6 Steps for Surviving the “Angsty Middle” of the Creative Process

Creative process, change, transitionChange is like an Oreo cookie. There’s a crispness to the beginning and end…but the middle is sticky and gooey.  I suspect it’s the same with the creative process.

It doesn’t matter what you create…

There’s that angsty little bit in the middle. It’s sticky and gooey,  but it isn’t all that sweet.

Our creative processes, like the muse that drives us, are uniquely ours. We can mould, form, write, compose, paint, sculpt, but for most of us, there’s that little bit in the middle where our hearts are stricken with fear and we think we’ve effed it up.

It’s a little eerie and quite coincidental that a year ago this month I wrote a post called “The Middle.” In it, I offer tips for dealing with change in one’s life. As someone who has worked extensively with human behaviour, I‘m waaaay more comfortable with managing life transitions than creative ones. In “The Middle” I explored how our takeaways from  life transitions are transferrable to other events in our lives. Now, I’m thinking they may be scalable, too; scalable down to the creative process.

This month, I’ve been exploring our unique creative processes. Given the privilege of speaking with a few artists I deeply respect, I realized the “middle, angsty experience” may not be unique to me or occur because I’m a newer painter. There’s a good chance the “middle” never goes away. (click to Tweet) So, could someone please pass the milk, as I gag down these Oreos, one after the other?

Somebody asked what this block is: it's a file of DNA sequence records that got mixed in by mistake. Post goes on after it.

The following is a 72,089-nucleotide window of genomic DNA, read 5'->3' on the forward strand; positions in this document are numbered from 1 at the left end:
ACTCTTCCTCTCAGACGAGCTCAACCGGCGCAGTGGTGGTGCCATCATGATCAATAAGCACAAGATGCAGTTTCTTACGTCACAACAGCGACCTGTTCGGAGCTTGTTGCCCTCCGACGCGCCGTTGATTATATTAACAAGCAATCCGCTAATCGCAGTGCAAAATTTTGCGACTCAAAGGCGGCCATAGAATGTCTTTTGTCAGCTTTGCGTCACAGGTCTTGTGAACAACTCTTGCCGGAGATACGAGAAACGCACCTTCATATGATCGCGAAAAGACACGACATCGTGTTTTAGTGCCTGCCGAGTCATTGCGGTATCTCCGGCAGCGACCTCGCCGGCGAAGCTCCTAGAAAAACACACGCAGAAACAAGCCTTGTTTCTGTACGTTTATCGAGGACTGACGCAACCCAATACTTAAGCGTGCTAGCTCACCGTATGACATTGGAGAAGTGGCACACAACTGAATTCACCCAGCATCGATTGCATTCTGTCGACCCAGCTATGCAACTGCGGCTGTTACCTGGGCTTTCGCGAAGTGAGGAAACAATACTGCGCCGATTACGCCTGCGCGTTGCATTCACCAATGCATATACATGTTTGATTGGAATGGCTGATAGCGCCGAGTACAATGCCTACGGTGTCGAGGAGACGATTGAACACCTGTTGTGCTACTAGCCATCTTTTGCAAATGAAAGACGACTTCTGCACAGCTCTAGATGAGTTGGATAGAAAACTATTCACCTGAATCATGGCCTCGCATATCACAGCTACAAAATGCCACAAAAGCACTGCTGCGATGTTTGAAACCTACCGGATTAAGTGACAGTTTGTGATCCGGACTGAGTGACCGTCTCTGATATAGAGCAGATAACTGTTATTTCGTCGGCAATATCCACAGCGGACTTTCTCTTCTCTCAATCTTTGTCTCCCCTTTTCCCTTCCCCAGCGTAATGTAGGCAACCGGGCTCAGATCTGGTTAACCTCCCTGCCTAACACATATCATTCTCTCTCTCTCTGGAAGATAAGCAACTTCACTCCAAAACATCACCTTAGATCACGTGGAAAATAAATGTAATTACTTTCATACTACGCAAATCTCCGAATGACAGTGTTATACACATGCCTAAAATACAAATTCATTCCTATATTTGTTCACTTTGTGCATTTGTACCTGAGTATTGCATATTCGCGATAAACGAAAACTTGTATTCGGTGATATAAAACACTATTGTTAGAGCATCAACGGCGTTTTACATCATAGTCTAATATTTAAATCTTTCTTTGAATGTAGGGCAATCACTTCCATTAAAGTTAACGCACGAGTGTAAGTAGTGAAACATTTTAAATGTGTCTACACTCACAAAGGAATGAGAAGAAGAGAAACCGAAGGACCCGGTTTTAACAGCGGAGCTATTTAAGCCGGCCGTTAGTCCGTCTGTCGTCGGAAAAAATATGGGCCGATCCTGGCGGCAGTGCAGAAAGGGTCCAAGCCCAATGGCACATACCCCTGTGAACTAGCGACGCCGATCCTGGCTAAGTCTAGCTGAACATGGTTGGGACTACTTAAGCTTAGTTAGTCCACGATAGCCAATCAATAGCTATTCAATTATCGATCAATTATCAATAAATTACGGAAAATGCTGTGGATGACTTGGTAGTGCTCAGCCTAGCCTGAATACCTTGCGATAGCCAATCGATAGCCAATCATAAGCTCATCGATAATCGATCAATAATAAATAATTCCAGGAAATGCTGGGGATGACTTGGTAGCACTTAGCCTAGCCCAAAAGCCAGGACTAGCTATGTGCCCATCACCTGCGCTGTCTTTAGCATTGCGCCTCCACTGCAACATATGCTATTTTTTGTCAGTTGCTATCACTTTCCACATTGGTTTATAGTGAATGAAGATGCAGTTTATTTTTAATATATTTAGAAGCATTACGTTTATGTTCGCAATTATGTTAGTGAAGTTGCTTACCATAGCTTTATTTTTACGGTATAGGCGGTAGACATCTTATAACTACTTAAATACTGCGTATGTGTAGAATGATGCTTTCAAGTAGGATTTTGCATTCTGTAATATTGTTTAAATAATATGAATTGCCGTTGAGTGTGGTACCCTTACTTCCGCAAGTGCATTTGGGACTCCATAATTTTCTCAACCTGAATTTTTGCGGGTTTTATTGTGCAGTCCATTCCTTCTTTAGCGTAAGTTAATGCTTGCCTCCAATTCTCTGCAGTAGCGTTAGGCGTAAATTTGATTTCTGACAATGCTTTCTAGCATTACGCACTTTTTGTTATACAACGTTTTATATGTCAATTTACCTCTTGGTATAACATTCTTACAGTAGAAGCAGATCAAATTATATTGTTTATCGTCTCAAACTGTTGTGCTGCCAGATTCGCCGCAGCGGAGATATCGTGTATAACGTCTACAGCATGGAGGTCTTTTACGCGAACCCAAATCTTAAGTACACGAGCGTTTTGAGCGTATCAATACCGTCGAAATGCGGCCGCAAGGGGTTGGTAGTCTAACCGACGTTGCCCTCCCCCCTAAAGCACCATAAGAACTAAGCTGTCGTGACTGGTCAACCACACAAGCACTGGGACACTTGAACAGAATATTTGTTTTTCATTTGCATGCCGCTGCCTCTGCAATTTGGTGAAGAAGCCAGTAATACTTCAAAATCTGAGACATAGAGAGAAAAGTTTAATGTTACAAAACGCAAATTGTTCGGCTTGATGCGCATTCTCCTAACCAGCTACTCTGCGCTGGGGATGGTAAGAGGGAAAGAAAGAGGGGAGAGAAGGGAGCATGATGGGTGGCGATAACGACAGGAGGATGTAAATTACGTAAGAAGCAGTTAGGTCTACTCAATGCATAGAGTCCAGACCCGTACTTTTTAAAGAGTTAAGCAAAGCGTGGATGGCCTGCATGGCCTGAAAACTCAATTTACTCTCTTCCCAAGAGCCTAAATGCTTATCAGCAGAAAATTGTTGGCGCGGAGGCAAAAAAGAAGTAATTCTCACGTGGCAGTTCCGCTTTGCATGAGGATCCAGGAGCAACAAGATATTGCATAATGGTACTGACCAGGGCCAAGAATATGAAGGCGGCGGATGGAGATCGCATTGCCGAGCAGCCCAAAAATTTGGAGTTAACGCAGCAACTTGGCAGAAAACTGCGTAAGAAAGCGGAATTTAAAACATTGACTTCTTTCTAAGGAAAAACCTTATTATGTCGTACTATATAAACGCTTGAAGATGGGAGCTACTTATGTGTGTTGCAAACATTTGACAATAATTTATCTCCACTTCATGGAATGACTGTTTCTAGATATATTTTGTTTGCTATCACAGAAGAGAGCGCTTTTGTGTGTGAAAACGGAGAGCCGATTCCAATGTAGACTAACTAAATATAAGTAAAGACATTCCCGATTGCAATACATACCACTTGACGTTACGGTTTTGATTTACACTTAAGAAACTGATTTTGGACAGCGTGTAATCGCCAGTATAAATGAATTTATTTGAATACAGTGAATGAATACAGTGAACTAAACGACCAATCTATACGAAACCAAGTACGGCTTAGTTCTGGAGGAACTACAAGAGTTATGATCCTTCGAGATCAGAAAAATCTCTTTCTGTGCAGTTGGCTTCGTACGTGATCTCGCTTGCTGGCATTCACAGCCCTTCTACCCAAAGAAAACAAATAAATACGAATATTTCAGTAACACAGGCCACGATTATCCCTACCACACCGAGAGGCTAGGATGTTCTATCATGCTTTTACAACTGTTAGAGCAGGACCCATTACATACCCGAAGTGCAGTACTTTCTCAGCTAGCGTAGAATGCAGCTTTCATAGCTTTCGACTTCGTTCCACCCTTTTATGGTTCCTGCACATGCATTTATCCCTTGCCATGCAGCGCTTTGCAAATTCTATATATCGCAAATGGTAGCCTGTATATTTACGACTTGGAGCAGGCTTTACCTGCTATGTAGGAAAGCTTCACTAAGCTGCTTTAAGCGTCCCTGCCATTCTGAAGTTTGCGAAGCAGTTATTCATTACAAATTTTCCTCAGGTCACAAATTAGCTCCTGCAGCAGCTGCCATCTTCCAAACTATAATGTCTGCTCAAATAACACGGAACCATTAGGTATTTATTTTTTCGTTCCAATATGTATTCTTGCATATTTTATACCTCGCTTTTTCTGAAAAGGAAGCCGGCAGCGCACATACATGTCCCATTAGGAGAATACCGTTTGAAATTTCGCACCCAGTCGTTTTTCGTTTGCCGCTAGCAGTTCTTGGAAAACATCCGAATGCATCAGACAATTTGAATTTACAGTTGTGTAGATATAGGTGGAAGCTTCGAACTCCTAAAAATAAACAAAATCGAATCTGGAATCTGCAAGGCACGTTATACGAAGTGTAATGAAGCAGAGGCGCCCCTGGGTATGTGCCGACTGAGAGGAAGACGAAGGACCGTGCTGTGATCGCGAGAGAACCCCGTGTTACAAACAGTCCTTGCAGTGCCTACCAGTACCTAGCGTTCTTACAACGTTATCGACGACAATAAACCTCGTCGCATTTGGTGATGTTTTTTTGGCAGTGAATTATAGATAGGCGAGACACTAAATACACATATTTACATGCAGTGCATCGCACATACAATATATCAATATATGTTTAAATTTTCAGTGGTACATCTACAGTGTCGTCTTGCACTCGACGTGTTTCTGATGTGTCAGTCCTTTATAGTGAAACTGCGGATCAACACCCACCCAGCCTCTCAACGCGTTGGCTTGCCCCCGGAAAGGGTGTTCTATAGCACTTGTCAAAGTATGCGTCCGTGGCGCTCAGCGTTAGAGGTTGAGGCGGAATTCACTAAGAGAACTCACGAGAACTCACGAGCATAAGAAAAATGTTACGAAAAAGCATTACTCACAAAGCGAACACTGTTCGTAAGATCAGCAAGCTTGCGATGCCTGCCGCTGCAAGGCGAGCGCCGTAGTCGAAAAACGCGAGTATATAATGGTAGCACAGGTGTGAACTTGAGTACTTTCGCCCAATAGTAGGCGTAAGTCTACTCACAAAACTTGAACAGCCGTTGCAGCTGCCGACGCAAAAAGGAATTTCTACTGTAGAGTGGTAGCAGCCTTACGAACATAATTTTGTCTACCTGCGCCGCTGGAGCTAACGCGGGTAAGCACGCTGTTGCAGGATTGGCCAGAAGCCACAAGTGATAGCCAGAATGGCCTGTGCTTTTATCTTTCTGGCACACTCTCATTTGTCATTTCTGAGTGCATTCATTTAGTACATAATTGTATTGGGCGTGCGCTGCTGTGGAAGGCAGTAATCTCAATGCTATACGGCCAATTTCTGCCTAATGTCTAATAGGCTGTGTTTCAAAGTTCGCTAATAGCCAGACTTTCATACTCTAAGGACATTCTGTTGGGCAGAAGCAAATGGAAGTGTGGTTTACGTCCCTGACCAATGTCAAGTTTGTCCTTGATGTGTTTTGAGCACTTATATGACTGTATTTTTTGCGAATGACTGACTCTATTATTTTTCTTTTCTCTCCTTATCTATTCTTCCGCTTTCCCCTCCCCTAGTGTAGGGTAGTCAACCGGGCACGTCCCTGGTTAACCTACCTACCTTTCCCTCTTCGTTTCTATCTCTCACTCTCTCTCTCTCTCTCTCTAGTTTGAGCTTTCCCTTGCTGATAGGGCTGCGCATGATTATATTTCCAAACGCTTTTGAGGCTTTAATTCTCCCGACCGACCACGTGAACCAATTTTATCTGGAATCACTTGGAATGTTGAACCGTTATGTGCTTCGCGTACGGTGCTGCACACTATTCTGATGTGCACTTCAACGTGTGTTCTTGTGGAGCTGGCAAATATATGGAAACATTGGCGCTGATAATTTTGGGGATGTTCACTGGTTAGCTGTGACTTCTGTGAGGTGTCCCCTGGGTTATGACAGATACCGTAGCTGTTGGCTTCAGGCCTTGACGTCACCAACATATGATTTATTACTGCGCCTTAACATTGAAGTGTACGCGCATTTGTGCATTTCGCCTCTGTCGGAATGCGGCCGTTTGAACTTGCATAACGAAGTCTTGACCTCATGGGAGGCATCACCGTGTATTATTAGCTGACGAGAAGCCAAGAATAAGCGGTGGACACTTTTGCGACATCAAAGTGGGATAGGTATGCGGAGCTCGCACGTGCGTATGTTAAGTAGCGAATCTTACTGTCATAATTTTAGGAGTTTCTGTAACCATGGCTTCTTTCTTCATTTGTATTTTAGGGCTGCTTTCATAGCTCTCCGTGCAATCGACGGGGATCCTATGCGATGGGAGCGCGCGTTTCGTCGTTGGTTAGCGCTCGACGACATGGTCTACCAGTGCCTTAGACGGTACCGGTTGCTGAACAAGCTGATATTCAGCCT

It dawned on me,  as I draft these weekly articles, I hit a middle on the page. Not the geographical middle, a creative middle. The difference is, after many years of writing my middle feels like a natural, controllable part of my process. Truth be known, I may even unconsciously look forward to the cookies. Given the number of times I’ve been in my “writing middle,” I’ve learned to trust that it will all be okay. When I write, I simply save the draft and walk away. I come back and revise a little more. It’s no longer terrifying. My painting middle….not so much. The validation from these other artists that they too know about “the middle,” is PRICELESS!

So, in the spirit of “middles” I’ve slightly modified tips for navigating life’s middle, to tips for navigating our creative middle. I’d love to know how this formula works for you. Here’s how to ease into, and maybe even feel comfortable in, the uncomfortable middle:

1. Walk in your integrity – Of course, you have a concept for your work when you begin…but a little way into the process it can be hard to know exactly what you’re aiming for. Often, you just know what you don’t want. That’s a starting place. Remain aligned with your intention; it will guide you. (click to Tweet)

2. Trust you are where you’re supposed to be – It’s scary to feel lost, but as we work and create, questions arise. It’s tempting to want answers right away, but you might have to be patient. Keep working your way through the piece or the process.

3. Know, as time goes on, more will be revealed – As you step deeper into your journey, trust more will be revealed. Be open to the prospect the piece may not look exactly as you envisioned. Sometimes, it’s even better than you imagined. Have faith. Faith is good.

4. Leverage your skills and knowledge and apply them to the current work – Remember the technical aspect of your craft. That is your foundation. Those skills are transferrable. Figure out how to make the most of them!